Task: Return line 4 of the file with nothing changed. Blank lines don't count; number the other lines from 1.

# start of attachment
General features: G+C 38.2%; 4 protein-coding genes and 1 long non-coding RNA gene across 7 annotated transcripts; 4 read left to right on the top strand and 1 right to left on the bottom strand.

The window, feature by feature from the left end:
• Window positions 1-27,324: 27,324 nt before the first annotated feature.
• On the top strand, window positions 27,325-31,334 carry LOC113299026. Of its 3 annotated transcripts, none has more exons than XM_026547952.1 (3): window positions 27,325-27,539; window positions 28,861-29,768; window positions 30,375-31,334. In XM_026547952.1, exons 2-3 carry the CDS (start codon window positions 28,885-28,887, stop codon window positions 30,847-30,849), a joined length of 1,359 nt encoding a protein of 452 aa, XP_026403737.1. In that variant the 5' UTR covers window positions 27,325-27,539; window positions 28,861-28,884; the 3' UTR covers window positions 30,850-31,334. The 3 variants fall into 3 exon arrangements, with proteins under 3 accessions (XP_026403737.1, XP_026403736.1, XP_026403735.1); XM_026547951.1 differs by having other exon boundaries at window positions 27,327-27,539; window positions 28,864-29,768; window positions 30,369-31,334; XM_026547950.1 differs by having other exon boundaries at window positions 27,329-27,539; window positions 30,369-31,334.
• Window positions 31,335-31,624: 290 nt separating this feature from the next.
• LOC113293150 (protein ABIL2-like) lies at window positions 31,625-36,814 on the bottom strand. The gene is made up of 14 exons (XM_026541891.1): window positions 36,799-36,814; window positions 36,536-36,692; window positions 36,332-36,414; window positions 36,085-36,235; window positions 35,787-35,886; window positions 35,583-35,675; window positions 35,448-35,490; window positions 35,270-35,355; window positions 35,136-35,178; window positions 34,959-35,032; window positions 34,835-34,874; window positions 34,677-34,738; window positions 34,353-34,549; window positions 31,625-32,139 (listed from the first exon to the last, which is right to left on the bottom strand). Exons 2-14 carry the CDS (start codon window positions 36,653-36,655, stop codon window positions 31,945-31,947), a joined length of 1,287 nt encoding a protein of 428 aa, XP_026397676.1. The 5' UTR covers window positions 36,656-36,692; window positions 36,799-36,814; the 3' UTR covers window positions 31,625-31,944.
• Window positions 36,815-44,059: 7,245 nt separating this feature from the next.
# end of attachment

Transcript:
• On the top strand, window positions 27,325-31,334 carry LOC113299026. Of its 3 annotated transcripts, none has more exons than XM_026547952.1 (3): window positions 27,325-27,539; window positions 28,861-29,768; window positions 30,375-31,334. In XM_026547952.1, exons 2-3 carry the CDS (start codon window positions 28,885-28,887, stop codon window positions 30,847-30,849), a joined length of 1,359 nt encoding a protein of 452 aa, XP_026403737.1. In that variant the 5' UTR covers window positions 27,325-27,539; window positions 28,861-28,884; the 3' UTR covers window positions 30,850-31,334. The 3 variants fall into 3 exon arrangements, with proteins under 3 accessions (XP_026403737.1, XP_026403736.1, XP_026403735.1); XM_026547951.1 differs by having other exon boundaries at window positions 27,327-27,539; window positions 28,864-29,768; window positions 30,369-31,334; XM_026547950.1 differs by having other exon boundaries at window positions 27,329-27,539; window positions 30,369-31,334.